This is Coelogyne pandurata, an Asian species which has the dubious distinction of being called 'the black orchid'. Obviously it is not black as it is easy to see that most parts of the blossoms are yellowish green!
What gives it that name are the markings on the lip which are of such a dark shade of purple as to appear black. There is no really, truly, black orchid in nature, so this is perhaps about as close to a black color in orchids that nature manages to supply.
Actually the scientific name, Coelogyne pandurata has a completely different meaning. 'Coelogyne' comes from two Greek words for hollow + woman, based upon the shape of the column, which is a structure formed by the fusion of the sexual parts of the flower i.e., the stamens and pistils. In all other flowers these structures are separate, but in orchids they are fused into a single structure, the column (or gynostemium).
The other name, the species epithet, 'pandurata' is descriptive of the lip (labellum) and means pandurate, or fiddle-shaped. So THAT has nothing to do with the color of the lip, you can tell. The monniker 'black orchid' is merely a common, fanciful name and perhaps not a very appropriate one at that. Coelogyne pandurata can found from Malaya to Borneo and grows in trees along the edges of rivers. It grows into a large specimen and should be grown in wire baskets with well-drained medium. It tends to spread out as it grows.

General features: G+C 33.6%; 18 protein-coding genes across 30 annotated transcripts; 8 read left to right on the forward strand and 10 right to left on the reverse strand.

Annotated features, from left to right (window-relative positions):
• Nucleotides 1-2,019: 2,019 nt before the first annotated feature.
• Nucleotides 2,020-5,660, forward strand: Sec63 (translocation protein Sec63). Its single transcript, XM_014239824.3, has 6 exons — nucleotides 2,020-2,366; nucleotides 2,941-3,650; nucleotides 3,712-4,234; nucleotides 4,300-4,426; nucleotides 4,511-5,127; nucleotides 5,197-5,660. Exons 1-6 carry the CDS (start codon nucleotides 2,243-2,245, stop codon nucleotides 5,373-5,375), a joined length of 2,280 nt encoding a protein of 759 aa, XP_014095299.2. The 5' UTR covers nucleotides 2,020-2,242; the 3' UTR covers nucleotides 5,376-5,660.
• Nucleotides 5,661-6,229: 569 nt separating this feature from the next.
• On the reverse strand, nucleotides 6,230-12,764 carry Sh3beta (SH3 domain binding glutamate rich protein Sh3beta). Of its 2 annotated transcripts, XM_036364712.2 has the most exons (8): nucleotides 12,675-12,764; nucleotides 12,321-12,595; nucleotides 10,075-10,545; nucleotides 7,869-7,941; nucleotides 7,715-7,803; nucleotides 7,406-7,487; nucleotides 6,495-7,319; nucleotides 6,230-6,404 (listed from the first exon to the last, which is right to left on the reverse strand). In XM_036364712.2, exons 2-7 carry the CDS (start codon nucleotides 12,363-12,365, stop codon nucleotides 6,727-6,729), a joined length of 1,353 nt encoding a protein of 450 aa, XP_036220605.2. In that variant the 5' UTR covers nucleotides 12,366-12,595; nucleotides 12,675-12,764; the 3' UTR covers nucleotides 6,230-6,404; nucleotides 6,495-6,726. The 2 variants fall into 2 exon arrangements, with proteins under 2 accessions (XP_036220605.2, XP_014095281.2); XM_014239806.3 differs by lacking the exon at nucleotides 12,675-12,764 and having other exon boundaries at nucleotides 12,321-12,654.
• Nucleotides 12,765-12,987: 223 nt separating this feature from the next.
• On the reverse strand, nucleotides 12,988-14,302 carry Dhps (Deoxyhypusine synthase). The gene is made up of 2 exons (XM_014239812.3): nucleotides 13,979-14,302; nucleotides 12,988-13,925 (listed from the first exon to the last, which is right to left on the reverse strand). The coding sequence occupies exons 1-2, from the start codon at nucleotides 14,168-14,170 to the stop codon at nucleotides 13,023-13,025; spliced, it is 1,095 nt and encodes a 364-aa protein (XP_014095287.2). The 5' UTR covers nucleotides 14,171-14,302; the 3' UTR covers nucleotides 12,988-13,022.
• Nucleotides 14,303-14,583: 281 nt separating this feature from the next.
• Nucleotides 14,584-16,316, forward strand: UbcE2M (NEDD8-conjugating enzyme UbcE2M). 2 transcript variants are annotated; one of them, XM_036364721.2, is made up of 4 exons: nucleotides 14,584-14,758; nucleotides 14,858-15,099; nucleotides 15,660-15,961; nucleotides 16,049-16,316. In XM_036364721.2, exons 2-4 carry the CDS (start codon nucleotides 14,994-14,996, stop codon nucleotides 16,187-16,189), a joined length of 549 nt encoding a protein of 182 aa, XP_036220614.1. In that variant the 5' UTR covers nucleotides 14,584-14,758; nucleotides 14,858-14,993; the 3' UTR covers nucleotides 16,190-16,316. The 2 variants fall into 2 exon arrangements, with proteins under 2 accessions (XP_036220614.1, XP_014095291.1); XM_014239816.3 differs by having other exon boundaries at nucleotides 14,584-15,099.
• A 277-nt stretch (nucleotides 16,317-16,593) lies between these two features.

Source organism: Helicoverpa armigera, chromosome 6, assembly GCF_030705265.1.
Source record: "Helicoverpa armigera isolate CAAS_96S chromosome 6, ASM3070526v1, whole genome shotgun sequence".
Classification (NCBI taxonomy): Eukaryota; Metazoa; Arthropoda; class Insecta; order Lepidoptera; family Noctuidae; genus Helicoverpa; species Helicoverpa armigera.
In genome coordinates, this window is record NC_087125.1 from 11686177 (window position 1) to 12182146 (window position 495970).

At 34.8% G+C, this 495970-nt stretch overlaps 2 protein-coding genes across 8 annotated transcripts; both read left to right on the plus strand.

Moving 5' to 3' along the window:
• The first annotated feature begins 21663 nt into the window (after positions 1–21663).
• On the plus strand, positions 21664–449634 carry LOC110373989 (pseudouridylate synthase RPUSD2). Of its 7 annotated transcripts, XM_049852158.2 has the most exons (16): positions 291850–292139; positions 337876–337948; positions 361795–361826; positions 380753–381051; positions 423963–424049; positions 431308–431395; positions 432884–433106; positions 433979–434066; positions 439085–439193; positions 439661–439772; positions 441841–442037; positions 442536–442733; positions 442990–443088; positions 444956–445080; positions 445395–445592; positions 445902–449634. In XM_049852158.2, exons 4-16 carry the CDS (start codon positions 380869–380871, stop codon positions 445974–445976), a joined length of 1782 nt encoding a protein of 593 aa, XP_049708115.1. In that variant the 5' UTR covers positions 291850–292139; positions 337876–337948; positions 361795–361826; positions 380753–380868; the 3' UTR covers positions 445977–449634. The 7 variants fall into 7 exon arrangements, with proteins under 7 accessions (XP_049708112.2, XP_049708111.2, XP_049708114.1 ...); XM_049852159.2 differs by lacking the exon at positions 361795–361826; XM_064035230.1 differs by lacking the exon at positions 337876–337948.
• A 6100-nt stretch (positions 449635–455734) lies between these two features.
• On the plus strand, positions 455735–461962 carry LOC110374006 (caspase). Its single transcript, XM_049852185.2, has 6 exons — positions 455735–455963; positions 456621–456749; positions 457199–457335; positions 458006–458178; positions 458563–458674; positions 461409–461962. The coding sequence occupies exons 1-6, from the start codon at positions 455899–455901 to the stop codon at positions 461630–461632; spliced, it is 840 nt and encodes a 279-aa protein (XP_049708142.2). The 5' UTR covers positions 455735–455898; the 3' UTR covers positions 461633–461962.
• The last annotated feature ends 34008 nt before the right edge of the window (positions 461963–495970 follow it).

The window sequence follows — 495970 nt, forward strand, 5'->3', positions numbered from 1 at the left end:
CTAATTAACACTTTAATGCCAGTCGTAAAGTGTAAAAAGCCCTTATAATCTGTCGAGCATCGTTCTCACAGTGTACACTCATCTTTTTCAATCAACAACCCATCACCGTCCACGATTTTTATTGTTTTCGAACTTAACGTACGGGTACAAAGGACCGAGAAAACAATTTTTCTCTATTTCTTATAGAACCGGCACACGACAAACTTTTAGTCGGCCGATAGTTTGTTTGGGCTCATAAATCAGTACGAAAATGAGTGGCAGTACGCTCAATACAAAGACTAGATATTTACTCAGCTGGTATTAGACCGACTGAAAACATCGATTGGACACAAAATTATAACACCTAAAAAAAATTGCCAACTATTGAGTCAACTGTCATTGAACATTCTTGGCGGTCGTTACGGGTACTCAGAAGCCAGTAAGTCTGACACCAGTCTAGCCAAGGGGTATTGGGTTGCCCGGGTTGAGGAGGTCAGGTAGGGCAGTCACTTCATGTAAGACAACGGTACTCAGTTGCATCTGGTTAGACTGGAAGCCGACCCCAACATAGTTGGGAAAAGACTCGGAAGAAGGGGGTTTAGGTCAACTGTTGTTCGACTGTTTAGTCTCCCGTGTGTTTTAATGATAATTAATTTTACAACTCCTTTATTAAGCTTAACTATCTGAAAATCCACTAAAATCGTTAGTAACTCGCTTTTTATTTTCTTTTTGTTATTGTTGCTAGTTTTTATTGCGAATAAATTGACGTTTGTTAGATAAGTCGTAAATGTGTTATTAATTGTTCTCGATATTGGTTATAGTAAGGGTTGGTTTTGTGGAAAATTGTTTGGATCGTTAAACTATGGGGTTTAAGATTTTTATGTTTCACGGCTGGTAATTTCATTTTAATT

The flowers, fragrant of honey, are short-lived but can easily be 3-inches in size and are carried on arching racemes of 12 to 15 flowers, making quite a show when in full bloom.
It is a warm grower and is best repotted when necessary as the new growths are just starting. it enjoys a fairly bright situation, but care should be given mid-day to provide a bit of shade so the leaves do not become scorched.
About Our Miniature Orchids
This is a shot of one of the many miniature orchids that populate the forests of Costa Rica. They tend to grow up where they receive intermediate to cool temperatures, dwelling in rain- and cloud-forest habitats where they thrive in the high humidity that they must have. I would speculate that this plant is no more than about 3 inches tall.